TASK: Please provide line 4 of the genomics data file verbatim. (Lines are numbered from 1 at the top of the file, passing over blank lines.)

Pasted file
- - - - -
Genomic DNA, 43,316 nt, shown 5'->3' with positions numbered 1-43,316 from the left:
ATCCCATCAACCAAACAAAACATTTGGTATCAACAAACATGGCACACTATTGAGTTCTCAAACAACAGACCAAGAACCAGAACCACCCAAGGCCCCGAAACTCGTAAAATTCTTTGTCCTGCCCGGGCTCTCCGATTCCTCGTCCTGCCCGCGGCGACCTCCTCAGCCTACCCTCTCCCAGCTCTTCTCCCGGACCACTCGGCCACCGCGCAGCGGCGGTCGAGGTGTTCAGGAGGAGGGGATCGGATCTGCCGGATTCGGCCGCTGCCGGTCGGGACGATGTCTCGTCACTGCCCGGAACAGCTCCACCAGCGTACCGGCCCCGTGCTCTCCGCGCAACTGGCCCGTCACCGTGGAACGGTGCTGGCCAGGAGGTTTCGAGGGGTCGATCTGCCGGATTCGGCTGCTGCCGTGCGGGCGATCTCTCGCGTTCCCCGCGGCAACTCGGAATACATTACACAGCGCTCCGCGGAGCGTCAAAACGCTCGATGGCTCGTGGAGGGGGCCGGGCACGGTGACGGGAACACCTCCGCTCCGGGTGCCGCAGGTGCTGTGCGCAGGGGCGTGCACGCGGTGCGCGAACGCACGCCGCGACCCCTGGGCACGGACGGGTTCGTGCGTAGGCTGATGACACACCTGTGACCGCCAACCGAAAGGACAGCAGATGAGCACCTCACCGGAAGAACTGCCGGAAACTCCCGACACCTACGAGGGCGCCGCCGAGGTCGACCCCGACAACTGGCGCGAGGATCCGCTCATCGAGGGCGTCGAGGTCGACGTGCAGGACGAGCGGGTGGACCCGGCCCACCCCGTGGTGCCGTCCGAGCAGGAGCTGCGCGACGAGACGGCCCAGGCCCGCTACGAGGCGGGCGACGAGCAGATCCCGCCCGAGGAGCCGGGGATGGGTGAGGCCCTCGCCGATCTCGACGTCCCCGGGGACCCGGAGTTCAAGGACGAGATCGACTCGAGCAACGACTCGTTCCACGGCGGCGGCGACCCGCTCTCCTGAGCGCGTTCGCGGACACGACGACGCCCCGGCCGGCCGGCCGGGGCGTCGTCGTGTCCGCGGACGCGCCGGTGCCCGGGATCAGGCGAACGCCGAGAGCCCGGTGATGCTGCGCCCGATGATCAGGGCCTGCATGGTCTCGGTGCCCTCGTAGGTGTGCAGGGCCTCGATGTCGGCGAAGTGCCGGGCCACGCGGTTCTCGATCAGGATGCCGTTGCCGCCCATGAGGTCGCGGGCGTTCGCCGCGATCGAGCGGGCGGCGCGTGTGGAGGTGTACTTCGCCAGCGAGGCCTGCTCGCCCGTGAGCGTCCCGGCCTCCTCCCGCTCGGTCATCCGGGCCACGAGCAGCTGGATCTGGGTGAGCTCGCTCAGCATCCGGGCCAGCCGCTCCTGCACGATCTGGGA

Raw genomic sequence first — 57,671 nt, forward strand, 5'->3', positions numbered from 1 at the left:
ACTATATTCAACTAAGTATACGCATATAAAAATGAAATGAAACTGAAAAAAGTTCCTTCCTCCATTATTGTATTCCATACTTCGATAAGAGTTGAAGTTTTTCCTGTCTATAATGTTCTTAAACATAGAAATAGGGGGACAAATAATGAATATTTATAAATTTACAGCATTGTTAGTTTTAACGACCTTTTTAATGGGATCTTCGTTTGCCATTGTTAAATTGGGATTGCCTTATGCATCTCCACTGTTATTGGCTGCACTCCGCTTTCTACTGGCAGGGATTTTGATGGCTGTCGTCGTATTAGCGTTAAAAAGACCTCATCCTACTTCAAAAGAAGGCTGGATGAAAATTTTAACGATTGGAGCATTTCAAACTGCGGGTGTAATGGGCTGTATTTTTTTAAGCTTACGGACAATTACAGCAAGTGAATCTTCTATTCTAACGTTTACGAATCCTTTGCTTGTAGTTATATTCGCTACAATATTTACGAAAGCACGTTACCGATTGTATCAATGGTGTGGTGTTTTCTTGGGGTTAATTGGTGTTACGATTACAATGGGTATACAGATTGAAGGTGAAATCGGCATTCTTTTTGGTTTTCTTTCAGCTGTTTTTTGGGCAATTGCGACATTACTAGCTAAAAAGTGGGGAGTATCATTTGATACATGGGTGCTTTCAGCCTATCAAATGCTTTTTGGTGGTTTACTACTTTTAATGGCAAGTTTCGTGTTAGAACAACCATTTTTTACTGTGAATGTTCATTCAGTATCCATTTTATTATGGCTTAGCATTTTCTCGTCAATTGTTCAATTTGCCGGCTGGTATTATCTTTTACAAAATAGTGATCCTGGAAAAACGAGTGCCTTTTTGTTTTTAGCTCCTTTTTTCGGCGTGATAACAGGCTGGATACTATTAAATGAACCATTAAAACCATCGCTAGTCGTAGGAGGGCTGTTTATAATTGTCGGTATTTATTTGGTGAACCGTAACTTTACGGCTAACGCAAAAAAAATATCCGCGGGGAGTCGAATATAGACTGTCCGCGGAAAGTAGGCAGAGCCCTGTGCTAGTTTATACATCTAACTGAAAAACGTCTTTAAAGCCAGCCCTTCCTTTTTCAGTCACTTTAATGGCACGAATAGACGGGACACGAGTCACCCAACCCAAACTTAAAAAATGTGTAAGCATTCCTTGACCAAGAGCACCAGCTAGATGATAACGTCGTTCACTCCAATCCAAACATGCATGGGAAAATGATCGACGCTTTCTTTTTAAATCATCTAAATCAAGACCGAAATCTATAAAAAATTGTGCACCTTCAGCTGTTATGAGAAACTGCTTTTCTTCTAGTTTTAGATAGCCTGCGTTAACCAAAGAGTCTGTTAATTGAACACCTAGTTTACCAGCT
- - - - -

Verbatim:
ACTATATTCAACTAAGTATACGCATATAAAAATGAAATGAAACTGAAAAAAGTTCCTTCCTCCATTATTGTATTCCATACTTCGATAAGAGTTGAAGTTTTTCCTGTCTATAATGTTCTTAAACATAGAAATAGGGGGACAAATAATGAATATTTATAAATTTACAGCATTGTTAGTTTTAACGACCTTTTTAATGGGATCTTCGTTTGCCATTGTTAAATTGGGATTGCCTTATGCATCTCCACTGTTATTGGCTGCACTCCGCTTTCTACTGGCAGGGATTTTGATGGCTGTCGTCGTATTAGCGTTAAAAAGACCTCATCCTACTTCAAAAGAAGGCTGGATGAAAATTTTAACGATTGGAGCATTTCAAACTGCGGGTGTAATGGGCTGTATTTTTTTAAGCTTACGGACAATTACAGCAAGTGAATCTTCTATTCTAACGTTTACGAATCCTTTGCTTGTAGTTATATTCGCTACAATATTTACGAAAGCACGTTACCGATTGTATCAATGGTGTGGTGTTTTCTTGGGGTTAATTGGTGTTACGATTACAATGGGTATACAGATTGAAGGTGAAATCGGCATTCTTTTTGGTTTTCTTTCAGCTGTTTTTTGGGCAATTGCGACATTACTAGCTAAAAAGTGGGGAGTATCATTTGATACATGGGTGCTTTCAGCCTATCAAATGCTTTTTGGTGGTTTACTACTTTTAATGGCAAGTTTCGTGTTAGAACAACCATTTTTTACTGTGAATGTTCATTCAGTATCCATTTTATTATGGCTTAGCATTTTCTCGTCAATTGTTCAATTTGCCGGCTGGTATTATCTTTTACAAAATAGTGATCCTGGAAAAACGAGTGCCTTTTTGTTTTTAGCTCCTTTTTTCGGCGTGATAACAGGCTGGATACTATTAAATGAACCATTAAAACCATCGCTAGTCGTAGGAGGGCTGTTTATAATTGTCGGTATTTATTTGGTGAACCGTAACTTTACGGCTAACGCAAAAAAAATATCCGCGGGGAGTCGAATATAGACTGTCCGCGGAAAGTAGGCAGAGCCCTGTGCTAGTTTATACATCTAACTGAAAAACGTCTTTAAAGCCAGCCCTTCCTTTTTCAGTCACTTTAATGGCACGAATAGACGGGACACGAGTCACCCAACCCAAACTTAAAAAATGTGTAAGCATTCCTTGACCAAGAGCACCAGCTAGATGATAACGTCGTTCACTCCAATCCAAACATGCATGGGAAAATGATCGACGCTTTCTTTTTAAATCATCTAAATCAAGACCGAAATCTATAAAAAATTGTGCACCTTCAGCTGTTATGAGAAACTGCTTTTCTTCTAGTTTTAGATAGCCTGCGTTAACCAAAGAGTCTGTTAATTGAACACCTAGTTTACCAGCT